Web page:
Chamber (the translation of various Hebrews words). Oriental houses have in general a court in the center, with cloisters and a gallery, into which the chambers open, the apartments of the women being at the back, and only to be approached by passing through the others. Toward the street is a dead wall, with a porch, over which is a chamber, sometimes used as a lodging for guests, and sometimes as a store-room, it being well suited for either of these purposes, by being connected with the rest of the house by a door in the gallery, and having a separate staircase opening into the porch. This is the "chamber on the wall" (עֲלַיִּתאּקַיר, wall-loft, Sept. ὐπέρῳον) which the Shunamite prepared for the prophet Elisha (2Ki 4:10). Such an "upper chamber" (ὐπέρῳον) is still the guestchamber. where entertainments are made, which was the custom with the Greeks as well as the Jews (Mt 9:14; Mr 14:14). Among the former it occupied the upper story; among the Hebrews it seems to have been on, or connected with, the flat roof of their dwellings (comp. Ac 20:8). These upper chambers were also sometimes used for the performance of idolatrous rites (2Ki 23:12), and in them the bodies of the dead were laid out (Ac 9:37). The early Christians, too, held their meetings for worship in such places. Besides these, there were inner chambers, or a "chamber within a chamber" (1Ki 22:25), such as that into which the messenger of Elisha retired to anoint Jehu (2Ki 9:2). SEE HOUSE.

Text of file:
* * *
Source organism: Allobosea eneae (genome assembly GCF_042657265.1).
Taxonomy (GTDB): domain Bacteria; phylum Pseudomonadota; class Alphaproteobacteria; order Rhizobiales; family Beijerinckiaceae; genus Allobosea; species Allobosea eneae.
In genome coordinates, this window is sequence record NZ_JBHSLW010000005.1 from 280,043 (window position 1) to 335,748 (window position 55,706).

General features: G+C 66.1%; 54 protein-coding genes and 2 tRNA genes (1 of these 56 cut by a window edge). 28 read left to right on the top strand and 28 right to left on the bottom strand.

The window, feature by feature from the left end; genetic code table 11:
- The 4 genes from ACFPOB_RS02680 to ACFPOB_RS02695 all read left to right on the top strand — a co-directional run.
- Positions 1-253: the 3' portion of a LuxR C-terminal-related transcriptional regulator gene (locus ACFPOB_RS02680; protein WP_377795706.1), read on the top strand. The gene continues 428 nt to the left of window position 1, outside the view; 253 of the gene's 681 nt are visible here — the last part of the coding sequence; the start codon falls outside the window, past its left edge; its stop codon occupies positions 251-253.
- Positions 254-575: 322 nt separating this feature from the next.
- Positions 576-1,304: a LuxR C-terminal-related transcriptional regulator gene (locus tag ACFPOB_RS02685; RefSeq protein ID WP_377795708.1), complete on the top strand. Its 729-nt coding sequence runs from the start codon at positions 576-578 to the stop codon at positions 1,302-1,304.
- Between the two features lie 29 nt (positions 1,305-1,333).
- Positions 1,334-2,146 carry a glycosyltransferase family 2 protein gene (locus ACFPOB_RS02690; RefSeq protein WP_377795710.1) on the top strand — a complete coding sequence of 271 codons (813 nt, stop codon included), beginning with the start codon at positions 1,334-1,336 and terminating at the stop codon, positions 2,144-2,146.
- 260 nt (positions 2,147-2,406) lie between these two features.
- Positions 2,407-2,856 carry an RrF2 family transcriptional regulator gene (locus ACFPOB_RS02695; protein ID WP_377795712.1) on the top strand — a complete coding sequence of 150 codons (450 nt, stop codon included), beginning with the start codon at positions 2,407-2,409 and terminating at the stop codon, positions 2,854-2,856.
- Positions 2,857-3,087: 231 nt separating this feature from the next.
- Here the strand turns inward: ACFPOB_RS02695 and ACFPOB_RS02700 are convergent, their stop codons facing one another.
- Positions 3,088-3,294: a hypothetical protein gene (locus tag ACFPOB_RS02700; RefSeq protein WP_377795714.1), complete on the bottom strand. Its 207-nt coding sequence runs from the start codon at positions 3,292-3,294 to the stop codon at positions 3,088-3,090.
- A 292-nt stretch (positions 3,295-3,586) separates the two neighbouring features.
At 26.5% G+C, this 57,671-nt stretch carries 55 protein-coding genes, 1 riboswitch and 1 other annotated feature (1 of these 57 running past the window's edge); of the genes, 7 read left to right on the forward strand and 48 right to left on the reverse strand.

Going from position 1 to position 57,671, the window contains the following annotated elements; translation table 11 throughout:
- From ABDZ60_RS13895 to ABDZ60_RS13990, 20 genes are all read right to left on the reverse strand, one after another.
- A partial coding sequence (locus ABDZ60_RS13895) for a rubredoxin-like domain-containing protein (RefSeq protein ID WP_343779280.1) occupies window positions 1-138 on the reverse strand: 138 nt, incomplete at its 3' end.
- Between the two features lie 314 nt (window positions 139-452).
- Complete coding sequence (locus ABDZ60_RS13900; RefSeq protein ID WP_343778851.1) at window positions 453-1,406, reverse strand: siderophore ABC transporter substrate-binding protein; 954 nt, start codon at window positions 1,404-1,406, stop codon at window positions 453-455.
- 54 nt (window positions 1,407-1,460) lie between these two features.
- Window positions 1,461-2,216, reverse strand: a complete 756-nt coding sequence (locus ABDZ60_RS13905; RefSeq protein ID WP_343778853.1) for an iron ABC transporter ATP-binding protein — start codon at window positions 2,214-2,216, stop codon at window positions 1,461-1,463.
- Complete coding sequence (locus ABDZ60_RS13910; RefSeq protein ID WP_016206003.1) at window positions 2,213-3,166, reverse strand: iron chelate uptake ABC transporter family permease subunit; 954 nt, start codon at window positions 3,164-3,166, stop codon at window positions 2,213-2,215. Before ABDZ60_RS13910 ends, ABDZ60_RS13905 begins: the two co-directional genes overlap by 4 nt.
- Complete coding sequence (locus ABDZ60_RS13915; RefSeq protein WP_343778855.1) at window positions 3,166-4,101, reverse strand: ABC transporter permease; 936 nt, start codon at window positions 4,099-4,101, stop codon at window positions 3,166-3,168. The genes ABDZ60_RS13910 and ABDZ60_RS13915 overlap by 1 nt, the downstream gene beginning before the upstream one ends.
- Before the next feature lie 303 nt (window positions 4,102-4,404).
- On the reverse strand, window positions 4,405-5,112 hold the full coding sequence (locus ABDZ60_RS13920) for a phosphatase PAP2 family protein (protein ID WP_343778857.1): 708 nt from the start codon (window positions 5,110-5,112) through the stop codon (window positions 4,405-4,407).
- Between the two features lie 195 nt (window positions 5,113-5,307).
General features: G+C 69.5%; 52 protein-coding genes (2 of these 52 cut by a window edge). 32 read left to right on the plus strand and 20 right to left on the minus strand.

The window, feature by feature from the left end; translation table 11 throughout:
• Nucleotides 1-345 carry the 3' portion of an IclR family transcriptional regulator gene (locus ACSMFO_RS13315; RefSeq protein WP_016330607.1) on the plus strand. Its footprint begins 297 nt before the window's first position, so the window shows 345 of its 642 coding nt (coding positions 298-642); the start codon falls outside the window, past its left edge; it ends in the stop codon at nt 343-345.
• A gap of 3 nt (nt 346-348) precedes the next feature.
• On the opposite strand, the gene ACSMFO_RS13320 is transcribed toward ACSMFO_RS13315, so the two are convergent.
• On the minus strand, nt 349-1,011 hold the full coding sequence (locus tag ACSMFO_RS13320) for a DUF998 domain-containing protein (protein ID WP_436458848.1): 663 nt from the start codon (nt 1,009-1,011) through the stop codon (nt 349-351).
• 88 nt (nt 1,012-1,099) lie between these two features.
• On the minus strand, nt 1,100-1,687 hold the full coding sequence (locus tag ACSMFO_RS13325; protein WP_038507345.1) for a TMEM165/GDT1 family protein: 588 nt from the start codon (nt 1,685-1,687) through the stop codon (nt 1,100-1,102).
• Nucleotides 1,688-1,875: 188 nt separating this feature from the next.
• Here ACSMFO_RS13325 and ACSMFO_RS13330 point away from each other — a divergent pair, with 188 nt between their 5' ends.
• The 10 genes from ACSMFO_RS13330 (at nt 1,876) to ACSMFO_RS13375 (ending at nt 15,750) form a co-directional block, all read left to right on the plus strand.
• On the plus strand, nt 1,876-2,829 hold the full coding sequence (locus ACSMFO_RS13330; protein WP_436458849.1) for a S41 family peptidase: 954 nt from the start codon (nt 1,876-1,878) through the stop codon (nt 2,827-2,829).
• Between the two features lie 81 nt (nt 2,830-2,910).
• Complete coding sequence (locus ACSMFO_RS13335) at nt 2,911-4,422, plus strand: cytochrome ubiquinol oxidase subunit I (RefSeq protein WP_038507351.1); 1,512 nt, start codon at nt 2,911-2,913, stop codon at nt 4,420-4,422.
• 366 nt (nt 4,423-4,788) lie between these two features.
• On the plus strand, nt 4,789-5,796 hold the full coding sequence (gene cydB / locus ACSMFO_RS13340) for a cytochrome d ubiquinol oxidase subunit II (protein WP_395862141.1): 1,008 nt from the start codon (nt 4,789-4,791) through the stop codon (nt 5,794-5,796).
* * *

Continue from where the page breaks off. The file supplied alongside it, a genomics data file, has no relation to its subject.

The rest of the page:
The term chamber is used metaphorically in many places of the Scriptures, as Ps 104:3,13; Pr 7:27. To apply ourselves to earnest prayer and supplication, and to depend on the promises and providence of God for special protection, is to enter into our chambers, that we may be safe, as the Hebrews were in their houses, from the destroying angel (Isa 26:20). SEE BED-CHAMBER.
The "chambers of the south" (Job 9:9) are the constellations, or clusters of stars, belonging to the southern part of the firmament. SEE ASTRONOMY.
The term "Chambers of Imagery" (חִדרֵי מִשׂכַּיח, figure-apartments; Sept. κοιτῶν κρυπτός) is used by the prophet Ezekiel (Eze 8:12) to denote the vision which he had of the abominations practiced by the Jews in the distant Jerusalem. As the practices there denounced were evidently borrowed from their Chaldaean oppressors, they derive striking elucidation from the gorgeous halls of the Assyrian palaces lately brought to light by Layard, with their long lines of sculptured animals, and kings worshipping before them (Nineveh, 2:209). SEE IMAGERY.
"Chambering" (κόται) signifies in Ro 14:13, that lewd association with courtesans and similar characters that was a peculiar feature of the heathenism of that age. SEE HARLOT.